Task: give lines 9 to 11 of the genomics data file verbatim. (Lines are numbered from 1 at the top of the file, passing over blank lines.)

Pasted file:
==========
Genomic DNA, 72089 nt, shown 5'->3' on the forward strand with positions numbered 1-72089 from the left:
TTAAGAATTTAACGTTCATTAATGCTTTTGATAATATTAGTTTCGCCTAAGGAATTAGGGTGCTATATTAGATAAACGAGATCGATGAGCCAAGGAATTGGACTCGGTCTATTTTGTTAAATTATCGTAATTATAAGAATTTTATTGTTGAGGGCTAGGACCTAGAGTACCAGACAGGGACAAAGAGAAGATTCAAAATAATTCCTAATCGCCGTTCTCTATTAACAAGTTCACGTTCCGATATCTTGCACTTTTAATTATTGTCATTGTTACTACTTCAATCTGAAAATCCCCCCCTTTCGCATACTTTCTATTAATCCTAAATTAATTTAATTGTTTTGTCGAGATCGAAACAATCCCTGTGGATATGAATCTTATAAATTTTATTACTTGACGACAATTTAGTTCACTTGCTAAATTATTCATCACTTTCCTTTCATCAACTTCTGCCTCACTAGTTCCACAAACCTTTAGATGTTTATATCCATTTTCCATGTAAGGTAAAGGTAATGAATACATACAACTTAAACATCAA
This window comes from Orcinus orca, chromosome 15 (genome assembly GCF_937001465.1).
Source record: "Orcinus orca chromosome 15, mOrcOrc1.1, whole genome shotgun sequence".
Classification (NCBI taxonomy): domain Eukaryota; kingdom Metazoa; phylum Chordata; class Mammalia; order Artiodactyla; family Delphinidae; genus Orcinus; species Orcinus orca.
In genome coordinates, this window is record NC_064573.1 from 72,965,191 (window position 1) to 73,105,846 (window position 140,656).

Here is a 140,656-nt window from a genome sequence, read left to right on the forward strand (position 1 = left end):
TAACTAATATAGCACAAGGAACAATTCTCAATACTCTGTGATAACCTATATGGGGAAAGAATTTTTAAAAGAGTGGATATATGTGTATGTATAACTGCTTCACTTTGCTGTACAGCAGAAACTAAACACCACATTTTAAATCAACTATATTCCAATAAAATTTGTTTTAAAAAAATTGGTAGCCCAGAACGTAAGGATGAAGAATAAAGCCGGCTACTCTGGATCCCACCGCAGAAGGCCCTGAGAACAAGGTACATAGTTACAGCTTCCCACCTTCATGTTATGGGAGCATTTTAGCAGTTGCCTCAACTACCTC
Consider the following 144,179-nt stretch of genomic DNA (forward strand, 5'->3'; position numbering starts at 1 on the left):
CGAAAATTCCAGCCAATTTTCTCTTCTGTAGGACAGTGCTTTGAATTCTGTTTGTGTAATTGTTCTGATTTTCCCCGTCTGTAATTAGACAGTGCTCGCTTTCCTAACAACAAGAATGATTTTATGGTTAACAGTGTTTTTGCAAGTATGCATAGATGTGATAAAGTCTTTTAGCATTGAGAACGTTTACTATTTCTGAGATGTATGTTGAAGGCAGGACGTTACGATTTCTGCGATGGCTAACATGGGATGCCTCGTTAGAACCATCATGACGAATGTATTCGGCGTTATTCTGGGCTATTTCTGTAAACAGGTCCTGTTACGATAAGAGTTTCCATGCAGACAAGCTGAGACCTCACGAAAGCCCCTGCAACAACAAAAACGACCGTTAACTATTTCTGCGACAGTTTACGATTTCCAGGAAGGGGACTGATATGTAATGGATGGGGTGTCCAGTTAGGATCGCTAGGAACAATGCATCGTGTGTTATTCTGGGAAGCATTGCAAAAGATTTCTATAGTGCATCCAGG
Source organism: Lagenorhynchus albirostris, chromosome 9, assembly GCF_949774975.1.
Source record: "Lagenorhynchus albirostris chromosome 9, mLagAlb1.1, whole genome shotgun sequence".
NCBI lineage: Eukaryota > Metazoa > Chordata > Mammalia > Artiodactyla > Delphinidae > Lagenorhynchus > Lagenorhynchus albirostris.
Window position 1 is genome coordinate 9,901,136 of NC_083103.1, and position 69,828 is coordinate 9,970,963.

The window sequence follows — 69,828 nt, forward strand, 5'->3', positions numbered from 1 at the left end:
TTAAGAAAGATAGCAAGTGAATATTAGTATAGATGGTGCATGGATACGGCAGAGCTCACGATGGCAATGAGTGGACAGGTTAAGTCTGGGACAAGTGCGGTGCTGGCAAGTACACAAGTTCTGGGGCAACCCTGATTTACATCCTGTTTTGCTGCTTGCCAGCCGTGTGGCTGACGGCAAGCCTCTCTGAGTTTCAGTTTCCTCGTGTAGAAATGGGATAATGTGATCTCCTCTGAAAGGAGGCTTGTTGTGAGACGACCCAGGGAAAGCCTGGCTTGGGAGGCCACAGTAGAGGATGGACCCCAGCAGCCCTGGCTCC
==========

Consider the following 144,179-nt stretch of genomic DNA (forward strand, 5'->3'; position numbering starts at 1 on the left):
CGAAAATTCCAGCCAATTTTCTCTTCTGTAGGACAGTGCTTTGAATTCTGTTTGTGTAATTGTTCTGATTTTCCCCGTCTGTAATTAGACAGTGCTCGCTTTCCTAACAACAAGAATGATTTTATGGTTAACAGTGTTTTTGCAAGTATGCATAGATGTGATAAAGTCTTTTAGCATTGAGAACGTTTACTATTTCTGAGATGTATGTTGAAGGCAGGACGTTACGATTTCTGCGATGGCTAACATGGGATGCCTCGTTAGAACCATCATGACGAATGTATTCGGCGTTATTCTGGGCTATTTCTGTAAACAGGTCCTGTTACGATAAGAGTTTCCATGCAGACAAGCTGAGACCTCACGAAAGCCCCTGCAACAACAAAAACGACCGTTAACTATTTCTGCGACAGTTTACGATTTCCAGGAAGGGGACTGATATGTAATGGATGGGGTGTCCAGTTAGGATCGCTAGGAACAATGCATCGTGTGTTATTCTGGGAAGCATTGCAAAAGATTTCTATAGTGCATCCAGG
Source organism: Lagenorhynchus albirostris, chromosome 9, assembly GCF_949774975.1.